My son’s high school physics teacher talked about tires in his class one day, no doubt trying to teach the kids the relevance of what they were learning that day, and keep their interest. I am paraphrasing, since I only heard it second-hand, but he essentially said, “Your parents probably drive sport utility vehicles and minivans and buy tires that last 60,000 miles. The tires I buy only last 20,000 miles, but I like to go around corners really fast.”
The tires he was referring to are made of a very soft rubber compound, which means they really stick to the road, as does a large portion of the rubber compound they are made of, resulting in a 20,000-mile life.
This is actually not a shock. The vaunted GT Mustangs of the Eighties and early Nineties came equipped with Goodyear Eagle GT’s, which gave them great handling for an overpowered rear-wheel-drive sled, but 20-25,000 miles was the tire life. 15,000 if you did a lot of burnouts. The BMW X5 series sport utilities are coming in at 2 years old, with 25,000 miles and 4 bald tires. At least they wear out evenly.
I am not suggesting everyone go out and by a set of Continental Extreme Contacts. They wouldn’t do much for a Honda Pilot or Toyota Camry. Conversely, low-rolling resistance tires like the Goodyear Fuel Max tires do not belong on an Audi A6. A tire can be the right size and have the right ratings and still be totally wrong for the vehicle.
That’s why it pays to deal with someone who not only knows tires, but knows cars and trucks, and knows you and what kind of driving you do – and what your expectations are. Only then can we select the right tire for you.
If it works, change it
Q: With all this confusion, shouldn’t I just buy whatever tire the car came with originally?”
A: NO! Keep in mind that auto manufacturers don’t make tires. Anyone who has bought a new car and taken time to review everything in the packet knows the tire information and warranty is in a separate packet.
When a car is built, most of the hard costs are built into them. Engine blocks, frames, transmissions, and electronics cannot be altered, but tires and batteries come from outside vendors after the fact.
So when a manufacturer needs to boost profit margin or at least reduce costs, these items are the first target. If an adequate tire can be used in place of a good tire and will provide 3 years/36,000 miles of service, it will be done. If they save $25 per tire, $100 per car over 300,000 units, that’s huge! And often the original-equipment tires are not easily available even from the dealer. Many a hapless soul has limped into Wiygul Automotive Clinic in a brand new car with a ruined tire. We make herculean efforts, but often cannot get the tire for 2 to 3 days or more.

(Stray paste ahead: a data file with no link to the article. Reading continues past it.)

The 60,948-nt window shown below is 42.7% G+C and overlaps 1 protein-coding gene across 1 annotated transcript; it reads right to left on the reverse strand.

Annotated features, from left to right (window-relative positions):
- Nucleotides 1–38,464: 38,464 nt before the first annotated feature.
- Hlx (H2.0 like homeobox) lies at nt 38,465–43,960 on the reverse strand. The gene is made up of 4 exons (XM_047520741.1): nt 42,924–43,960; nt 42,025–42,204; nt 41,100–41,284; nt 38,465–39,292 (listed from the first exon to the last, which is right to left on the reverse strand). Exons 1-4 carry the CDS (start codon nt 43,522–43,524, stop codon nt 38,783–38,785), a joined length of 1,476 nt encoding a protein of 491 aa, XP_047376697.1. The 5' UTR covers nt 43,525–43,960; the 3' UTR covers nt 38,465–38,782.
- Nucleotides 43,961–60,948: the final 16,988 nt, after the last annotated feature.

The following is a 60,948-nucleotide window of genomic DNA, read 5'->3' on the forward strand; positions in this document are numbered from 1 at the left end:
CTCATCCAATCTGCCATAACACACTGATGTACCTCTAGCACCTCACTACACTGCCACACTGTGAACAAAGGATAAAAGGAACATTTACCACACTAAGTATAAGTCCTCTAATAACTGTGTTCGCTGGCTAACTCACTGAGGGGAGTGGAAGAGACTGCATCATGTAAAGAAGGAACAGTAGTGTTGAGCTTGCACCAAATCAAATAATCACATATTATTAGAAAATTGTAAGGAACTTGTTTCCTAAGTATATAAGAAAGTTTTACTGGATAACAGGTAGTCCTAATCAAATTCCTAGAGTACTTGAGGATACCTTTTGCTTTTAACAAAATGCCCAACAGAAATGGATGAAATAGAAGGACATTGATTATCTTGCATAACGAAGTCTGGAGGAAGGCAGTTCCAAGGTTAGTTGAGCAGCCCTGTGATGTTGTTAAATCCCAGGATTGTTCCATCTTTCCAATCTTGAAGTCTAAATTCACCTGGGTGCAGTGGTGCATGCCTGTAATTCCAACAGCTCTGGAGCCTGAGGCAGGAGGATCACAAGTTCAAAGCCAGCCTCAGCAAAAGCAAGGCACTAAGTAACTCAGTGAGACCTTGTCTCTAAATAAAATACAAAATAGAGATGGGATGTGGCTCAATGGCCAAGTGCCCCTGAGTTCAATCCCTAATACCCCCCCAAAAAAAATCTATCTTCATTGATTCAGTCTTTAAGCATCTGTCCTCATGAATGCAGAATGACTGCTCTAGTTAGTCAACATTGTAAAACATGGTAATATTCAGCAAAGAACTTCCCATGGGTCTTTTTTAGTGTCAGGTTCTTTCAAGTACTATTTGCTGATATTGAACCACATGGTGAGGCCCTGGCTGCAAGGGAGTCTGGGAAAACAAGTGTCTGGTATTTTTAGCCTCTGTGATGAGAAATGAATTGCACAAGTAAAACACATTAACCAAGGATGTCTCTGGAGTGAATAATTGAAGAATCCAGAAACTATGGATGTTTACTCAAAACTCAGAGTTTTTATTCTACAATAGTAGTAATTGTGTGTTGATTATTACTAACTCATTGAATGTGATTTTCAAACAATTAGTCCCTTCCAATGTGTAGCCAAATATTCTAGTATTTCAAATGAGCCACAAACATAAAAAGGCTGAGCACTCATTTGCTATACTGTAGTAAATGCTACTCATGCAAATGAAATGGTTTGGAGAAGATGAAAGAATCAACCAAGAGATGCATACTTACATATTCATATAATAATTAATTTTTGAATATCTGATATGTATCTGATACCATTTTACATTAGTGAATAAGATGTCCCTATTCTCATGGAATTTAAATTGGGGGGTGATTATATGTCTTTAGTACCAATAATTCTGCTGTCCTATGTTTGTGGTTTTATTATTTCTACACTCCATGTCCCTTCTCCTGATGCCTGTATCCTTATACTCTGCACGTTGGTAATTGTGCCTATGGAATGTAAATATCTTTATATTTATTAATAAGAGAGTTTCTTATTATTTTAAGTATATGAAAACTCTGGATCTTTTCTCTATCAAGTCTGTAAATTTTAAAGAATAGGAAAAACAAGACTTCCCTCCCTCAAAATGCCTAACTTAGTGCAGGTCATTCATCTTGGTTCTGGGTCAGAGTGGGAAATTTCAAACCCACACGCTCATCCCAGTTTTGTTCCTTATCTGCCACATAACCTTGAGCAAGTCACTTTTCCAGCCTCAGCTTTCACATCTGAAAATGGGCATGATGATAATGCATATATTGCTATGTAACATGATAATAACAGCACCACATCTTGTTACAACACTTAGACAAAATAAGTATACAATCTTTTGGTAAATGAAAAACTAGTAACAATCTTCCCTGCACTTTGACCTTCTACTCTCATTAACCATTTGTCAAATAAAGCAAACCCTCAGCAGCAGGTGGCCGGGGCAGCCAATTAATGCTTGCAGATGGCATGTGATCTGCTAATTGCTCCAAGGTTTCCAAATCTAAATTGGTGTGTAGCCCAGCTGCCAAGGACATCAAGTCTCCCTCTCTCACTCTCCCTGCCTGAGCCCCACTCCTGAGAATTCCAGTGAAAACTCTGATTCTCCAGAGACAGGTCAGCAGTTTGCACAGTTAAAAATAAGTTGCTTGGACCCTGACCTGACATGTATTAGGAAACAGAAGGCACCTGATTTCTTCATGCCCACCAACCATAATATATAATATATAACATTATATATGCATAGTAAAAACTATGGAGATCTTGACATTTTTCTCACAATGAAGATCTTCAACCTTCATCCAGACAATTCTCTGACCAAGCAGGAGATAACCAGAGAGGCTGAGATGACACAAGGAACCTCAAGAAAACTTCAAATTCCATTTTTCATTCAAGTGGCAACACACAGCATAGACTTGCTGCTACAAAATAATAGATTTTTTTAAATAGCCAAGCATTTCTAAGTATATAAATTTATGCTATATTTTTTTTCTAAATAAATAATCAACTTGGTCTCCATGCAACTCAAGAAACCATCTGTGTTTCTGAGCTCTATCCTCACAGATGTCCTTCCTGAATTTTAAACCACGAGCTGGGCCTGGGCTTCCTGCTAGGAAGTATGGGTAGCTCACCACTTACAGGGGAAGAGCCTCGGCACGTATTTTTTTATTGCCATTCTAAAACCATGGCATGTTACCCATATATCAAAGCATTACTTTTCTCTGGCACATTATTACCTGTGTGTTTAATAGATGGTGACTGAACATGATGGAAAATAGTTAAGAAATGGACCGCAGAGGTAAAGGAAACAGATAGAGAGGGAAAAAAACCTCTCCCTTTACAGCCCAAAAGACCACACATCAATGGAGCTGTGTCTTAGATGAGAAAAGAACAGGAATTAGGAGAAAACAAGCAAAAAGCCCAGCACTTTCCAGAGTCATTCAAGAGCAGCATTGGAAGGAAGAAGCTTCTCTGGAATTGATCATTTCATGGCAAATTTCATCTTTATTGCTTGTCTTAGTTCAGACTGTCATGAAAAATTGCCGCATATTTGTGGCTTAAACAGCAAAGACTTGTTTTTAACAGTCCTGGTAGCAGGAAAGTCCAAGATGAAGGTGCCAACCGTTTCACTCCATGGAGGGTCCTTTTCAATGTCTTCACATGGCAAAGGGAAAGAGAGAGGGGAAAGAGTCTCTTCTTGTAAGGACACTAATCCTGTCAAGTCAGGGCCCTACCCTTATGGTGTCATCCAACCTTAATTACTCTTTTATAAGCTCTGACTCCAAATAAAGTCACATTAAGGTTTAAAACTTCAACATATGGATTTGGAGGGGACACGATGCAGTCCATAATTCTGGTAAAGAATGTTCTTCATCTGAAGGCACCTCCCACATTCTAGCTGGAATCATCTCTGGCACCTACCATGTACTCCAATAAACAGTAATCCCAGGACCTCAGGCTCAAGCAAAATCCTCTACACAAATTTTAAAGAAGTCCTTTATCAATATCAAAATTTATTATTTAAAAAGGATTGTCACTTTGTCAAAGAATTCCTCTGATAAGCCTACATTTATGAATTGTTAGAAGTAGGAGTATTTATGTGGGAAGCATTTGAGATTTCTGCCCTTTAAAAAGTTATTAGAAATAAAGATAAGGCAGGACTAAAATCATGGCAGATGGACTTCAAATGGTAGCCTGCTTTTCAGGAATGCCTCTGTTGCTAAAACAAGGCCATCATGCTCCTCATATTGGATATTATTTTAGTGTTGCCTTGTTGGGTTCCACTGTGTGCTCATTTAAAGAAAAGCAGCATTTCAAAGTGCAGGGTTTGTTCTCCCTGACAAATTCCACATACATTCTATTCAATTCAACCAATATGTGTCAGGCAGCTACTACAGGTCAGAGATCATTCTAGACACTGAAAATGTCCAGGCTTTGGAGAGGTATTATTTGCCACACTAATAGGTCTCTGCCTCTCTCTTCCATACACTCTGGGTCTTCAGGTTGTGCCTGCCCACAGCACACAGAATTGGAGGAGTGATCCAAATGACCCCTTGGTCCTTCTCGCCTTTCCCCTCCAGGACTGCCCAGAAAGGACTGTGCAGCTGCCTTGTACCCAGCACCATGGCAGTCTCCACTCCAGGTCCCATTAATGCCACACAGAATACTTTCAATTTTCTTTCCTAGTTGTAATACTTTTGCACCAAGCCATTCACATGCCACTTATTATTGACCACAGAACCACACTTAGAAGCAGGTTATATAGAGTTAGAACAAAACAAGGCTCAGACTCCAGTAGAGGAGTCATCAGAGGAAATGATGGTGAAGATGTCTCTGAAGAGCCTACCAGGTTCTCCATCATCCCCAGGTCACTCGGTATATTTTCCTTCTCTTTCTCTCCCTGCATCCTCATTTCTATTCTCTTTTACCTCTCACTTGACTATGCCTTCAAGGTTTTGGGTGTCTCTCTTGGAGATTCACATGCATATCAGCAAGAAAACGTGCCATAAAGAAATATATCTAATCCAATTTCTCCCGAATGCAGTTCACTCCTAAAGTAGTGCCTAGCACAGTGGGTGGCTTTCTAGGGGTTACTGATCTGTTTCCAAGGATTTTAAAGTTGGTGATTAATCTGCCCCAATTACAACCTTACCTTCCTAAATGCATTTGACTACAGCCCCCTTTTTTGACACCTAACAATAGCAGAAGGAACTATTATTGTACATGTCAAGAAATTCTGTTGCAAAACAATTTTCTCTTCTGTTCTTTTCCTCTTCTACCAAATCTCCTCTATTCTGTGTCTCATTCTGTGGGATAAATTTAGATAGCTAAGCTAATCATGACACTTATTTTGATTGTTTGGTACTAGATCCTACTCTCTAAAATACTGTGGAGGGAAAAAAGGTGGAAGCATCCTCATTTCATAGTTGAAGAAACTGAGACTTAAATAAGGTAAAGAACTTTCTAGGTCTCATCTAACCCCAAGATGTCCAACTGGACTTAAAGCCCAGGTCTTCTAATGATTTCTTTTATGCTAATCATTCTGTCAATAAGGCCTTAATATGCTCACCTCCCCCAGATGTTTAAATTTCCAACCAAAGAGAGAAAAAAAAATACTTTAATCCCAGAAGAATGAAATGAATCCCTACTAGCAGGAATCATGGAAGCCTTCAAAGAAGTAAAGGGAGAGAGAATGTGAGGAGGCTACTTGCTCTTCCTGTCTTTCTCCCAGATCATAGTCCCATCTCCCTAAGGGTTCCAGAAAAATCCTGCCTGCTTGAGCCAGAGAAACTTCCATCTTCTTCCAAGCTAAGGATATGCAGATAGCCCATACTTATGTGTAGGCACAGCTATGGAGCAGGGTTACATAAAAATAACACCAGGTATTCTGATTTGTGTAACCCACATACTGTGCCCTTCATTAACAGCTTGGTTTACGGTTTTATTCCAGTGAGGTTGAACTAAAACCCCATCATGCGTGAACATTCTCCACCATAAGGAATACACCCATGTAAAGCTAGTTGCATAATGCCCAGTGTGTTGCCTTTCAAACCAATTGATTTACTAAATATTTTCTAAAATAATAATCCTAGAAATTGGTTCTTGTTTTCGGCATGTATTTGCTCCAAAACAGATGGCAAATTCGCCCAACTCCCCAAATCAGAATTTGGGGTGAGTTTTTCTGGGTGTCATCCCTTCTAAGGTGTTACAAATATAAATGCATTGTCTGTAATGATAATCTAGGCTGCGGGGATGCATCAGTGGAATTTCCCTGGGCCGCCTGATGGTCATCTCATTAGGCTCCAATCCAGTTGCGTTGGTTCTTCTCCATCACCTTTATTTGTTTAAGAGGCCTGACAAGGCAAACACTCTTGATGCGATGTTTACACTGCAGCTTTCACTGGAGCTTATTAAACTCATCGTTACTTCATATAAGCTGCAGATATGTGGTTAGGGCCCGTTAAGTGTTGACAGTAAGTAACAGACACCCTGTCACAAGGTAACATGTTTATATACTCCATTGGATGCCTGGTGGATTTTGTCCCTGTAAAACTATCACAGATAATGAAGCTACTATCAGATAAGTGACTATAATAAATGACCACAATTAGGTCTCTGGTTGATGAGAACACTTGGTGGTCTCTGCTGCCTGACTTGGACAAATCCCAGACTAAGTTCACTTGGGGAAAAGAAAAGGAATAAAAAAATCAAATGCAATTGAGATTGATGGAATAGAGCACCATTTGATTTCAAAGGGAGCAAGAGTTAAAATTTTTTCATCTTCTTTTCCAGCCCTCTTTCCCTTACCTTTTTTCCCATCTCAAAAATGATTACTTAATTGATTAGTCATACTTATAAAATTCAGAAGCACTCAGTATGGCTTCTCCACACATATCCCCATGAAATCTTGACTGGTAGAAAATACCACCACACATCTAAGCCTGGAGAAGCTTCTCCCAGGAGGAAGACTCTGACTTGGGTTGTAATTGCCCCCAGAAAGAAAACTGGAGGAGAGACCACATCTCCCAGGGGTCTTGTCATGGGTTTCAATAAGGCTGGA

Wiygul Automotive Clinic is now not only a Goodyear dealer, but also a member of the Tire Pros network. So not only do we have access to the full Goodyear line (Goodyear, Dunlop and Kelly), but also the full Continental line (Continental and General). And through our partner warehouses (very local), we can get almost any kind of car, light truck, or SUV tire you could want.
We know the tire business is highly competitive, and we will work hard to keep your tire business. But one thing we won’t do is sell you an inadequate tire, and there are a lot of them out there, particularly from China.
A knowledgeable tire rep was in the shop last week and he warned us to stay away from tires manufactured in China, because they won’t stop when it’s wet! My hair stood up because I remember test-driving a car recently. It was a favor for a friend, and I remember coming up on stopped traffic in the rain and hitting the brakes hard, but certainly not a panic stop. The car just slid along. My reflexes, dulled from years of antilock brakes and traction control, took a second to respond and start pumping the brakes.
I stopped safely but rechecked the car. Other than the fact that it was built in 2004 and had no ABS, I saw no problem. The tires were fairly new with good tread. I have since found out the tires were made in China. Evidently what gives tires good traction when it’s wet is high silica content. Silica itself is fairly cheap (basically sand), but the process of getting it into the rubber of a tire, evenly distributed, is costly and time consuming, so the unscrupulous manufacturers just don’t bother.
At Wiygul Automotive Clinic we sell top-quality tires, and our experienced staff has the knowledge and expertise to advise you on your purchase.